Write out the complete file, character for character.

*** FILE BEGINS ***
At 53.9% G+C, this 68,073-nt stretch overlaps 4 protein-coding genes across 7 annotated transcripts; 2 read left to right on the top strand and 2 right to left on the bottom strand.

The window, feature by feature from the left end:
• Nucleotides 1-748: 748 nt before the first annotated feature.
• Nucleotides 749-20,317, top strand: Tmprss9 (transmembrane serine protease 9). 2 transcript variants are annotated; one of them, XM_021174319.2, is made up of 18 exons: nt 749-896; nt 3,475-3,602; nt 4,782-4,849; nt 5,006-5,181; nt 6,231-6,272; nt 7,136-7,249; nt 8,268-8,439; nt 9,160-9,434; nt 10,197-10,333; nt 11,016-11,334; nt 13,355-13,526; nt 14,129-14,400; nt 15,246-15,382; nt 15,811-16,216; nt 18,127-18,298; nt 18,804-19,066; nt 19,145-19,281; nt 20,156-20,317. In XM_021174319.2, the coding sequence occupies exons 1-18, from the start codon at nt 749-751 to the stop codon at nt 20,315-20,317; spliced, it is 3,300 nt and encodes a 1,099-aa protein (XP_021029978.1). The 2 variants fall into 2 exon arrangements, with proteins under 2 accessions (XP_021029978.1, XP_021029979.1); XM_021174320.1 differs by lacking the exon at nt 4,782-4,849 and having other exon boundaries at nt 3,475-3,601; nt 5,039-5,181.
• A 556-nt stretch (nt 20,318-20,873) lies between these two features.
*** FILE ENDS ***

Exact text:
At 53.9% G+C, this 68,073-nt stretch overlaps 4 protein-coding genes across 7 annotated transcripts; 2 read left to right on the top strand and 2 right to left on the bottom strand.

The window, feature by feature from the left end:
• Nucleotides 1-748: 748 nt before the first annotated feature.
• Nucleotides 749-20,317, top strand: Tmprss9 (transmembrane serine protease 9). 2 transcript variants are annotated; one of them, XM_021174319.2, is made up of 18 exons: nt 749-896; nt 3,475-3,602; nt 4,782-4,849; nt 5,006-5,181; nt 6,231-6,272; nt 7,136-7,249; nt 8,268-8,439; nt 9,160-9,434; nt 10,197-10,333; nt 11,016-11,334; nt 13,355-13,526; nt 14,129-14,400; nt 15,246-15,382; nt 15,811-16,216; nt 18,127-18,298; nt 18,804-19,066; nt 19,145-19,281; nt 20,156-20,317. In XM_021174319.2, the coding sequence occupies exons 1-18, from the start codon at nt 749-751 to the stop codon at nt 20,315-20,317; spliced, it is 3,300 nt and encodes a 1,099-aa protein (XP_021029978.1). The 2 variants fall into 2 exon arrangements, with proteins under 2 accessions (XP_021029978.1, XP_021029979.1); XM_021174320.1 differs by lacking the exon at nt 4,782-4,849 and having other exon boundaries at nt 3,475-3,601; nt 5,039-5,181.
• A 556-nt stretch (nt 20,318-20,873) lies between these two features.